Danny Bowein’s Mission Chinese Makes Stellar Comeback
There have been many, many chefs over the years who, after achieving success and acclaim in other cities, and other countries, have brought their skills to NYC… and then left shortly thereafter, after either a fizzle or a full-on crash and burn, depending upon budget and expectations. Not so the excellent Danny Bowein, whose Mission Chinese Food was wowing San Franciscans for a couple of years before he set up shop on Orchard Street in 2012, and had an immediate hit on his hands, with hours-long waits and stellar reviews all around. Unfortunately, and unwittingly, the building Bowein had chosen for his NYC flagship was a bit of disaster, DOH-wise, and he shuttered the space for good about a year later. So even though I’ve enjoyed a number of terrific meals at Bowein’s spin-off, the great Mexican joint Mission Cantina, like everyone else I’ve also been eagerly awaiting the re-opening of Chinese. Which has now finally happened and in time for the Chinese New Year. And it is wonderful.
Mission Chinese Food; New Location Brings Inviting Vibe
I’ve been to Bowein’s new Mission Chinese Food twice already–it just started serving right before Christmas–and am delighted to report that the man, and his trademark creative, often blistering-hot cuisine, are back in a big way. First, the restaurant’s physical space, while perhaps lacking the big-reveal “wow” moment of the old place, is much larger, with plenty of room between tables and rows of red banquets on either side. True, there’s no swooping dragon, nor chairs hanging from the ceiling, but the back wall of mylar, the solid playlist, the casual-yet-professional staff, the Lower East Side location and the happy crowd all contribute to make Mission Chinese NYC 2.0 a fun, festive setting for a feast.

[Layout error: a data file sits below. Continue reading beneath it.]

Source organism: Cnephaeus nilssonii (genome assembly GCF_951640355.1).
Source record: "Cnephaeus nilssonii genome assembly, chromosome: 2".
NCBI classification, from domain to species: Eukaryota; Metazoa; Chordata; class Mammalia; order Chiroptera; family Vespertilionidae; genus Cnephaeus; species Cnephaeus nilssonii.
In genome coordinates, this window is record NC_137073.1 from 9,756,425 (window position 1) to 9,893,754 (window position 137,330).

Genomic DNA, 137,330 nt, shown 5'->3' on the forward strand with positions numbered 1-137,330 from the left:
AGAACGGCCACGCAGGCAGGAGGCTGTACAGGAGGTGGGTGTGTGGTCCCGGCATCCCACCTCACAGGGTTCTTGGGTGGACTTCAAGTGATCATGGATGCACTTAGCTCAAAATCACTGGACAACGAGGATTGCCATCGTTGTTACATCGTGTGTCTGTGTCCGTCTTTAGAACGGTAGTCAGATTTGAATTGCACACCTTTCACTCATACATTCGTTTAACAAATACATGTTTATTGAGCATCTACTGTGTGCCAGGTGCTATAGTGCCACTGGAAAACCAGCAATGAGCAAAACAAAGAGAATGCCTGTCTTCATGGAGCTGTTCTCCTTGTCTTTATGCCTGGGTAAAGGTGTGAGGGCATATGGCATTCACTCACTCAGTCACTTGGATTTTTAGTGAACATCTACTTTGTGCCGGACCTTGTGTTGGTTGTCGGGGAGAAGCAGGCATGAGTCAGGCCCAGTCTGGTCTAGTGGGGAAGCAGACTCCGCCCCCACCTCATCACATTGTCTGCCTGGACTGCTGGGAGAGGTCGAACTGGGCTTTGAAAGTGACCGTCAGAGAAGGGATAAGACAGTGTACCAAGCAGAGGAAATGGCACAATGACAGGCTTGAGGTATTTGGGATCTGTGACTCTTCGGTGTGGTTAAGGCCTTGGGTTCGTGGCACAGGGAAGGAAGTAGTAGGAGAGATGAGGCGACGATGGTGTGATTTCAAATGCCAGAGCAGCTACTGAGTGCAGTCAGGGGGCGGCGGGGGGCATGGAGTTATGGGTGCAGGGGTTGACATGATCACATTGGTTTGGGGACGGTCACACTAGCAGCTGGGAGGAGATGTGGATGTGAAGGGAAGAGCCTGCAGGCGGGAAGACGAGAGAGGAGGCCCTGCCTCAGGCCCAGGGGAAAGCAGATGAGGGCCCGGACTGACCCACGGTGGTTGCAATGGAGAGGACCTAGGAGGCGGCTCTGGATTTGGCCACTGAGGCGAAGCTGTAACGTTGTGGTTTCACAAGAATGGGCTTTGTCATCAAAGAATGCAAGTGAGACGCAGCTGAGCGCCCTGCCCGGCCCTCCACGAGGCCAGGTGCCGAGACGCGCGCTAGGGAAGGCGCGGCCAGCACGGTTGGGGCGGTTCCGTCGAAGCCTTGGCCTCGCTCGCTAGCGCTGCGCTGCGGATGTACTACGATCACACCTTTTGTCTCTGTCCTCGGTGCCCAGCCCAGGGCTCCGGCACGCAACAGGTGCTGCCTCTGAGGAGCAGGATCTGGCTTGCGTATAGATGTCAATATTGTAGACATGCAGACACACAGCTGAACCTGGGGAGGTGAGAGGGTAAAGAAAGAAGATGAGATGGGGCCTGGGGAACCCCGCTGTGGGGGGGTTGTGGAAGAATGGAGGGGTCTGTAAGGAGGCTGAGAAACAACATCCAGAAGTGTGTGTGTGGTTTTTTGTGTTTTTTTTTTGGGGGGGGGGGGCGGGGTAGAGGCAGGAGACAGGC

Mission’s Menu Goes Deeper than Standard Chinese Food Offerings
And feast you will! Bowein’s much-expanded Mission Chinese menu includes old favorites, new delights, pizza (huh?), a pair of chef’s choice, multi-course “tasting” options, all served family style in generous portions for reasonable prices. On my first visit, on just the second night the place was open, I wolfed Bowein’s classic Kung Pao Pastrami, which was actually not as incendiary as I remembered it, though the meat was still rich and nicely chewy and complemented nicely with the potatoes and peanuts. Better on this night, maybe, was the more subdued Stir Fried Pork Belly and Radishes, which, when combined with the thick black bean sauce, crunchy chicharrones, and aromatic shiso and mint leaves, hit just about every sweet spot on my palate. At both meals the kitchen delivered a pair of dumplings, fried to form a lattice-like base and exceptionally good, to every table as a kind of hefty amuse bouche.
On my second visit I managed to work my way through four additional dishes on the Mission Chinese menu: the sleeper hit Chongqing Chicken Wings, which are fried in a beef tripe batter, and are insanely spicy without losing the taste of the juicy bird; the equally fiery Thrice Cooked Bacon, which remains a big winner, with its pillowy rice cakes; a bowl of Chewy Green Tea Noodles, perfectly cooked, redolent with ginger and sweetened with hoisin, highly recommended as a kind of calming-down dish amidst all of the heat; and Salt Cod Fried Rice with Chinese sausage, which, like the noodles, functions as a bit of respite while also being just flat-out tasty in and of itself. Can’t wait to go back and get even deeper into Bowein’s many offerings… including that Hot Cheese Pizza. Welcome back, Mission Chinese Food.
Lower East Side’s Spot for Delicious Chinese Food
The new Mission Chinese Food is located on East Broadway, just east of Rutgers Street, and is open Tuesday through Sunday from 5:30 to 12:00 midnight. Note: Mission Chinese does not accept reservations, and waits have been long these first couple of weeks, a state of affairs that seems unlikely to end soon. I arrived both nights at 5:00 in order to get seated right away, and it worked, but don’t show up at 8:00 thinking you’ll just waltz in and get a table. For slightly more information, see here…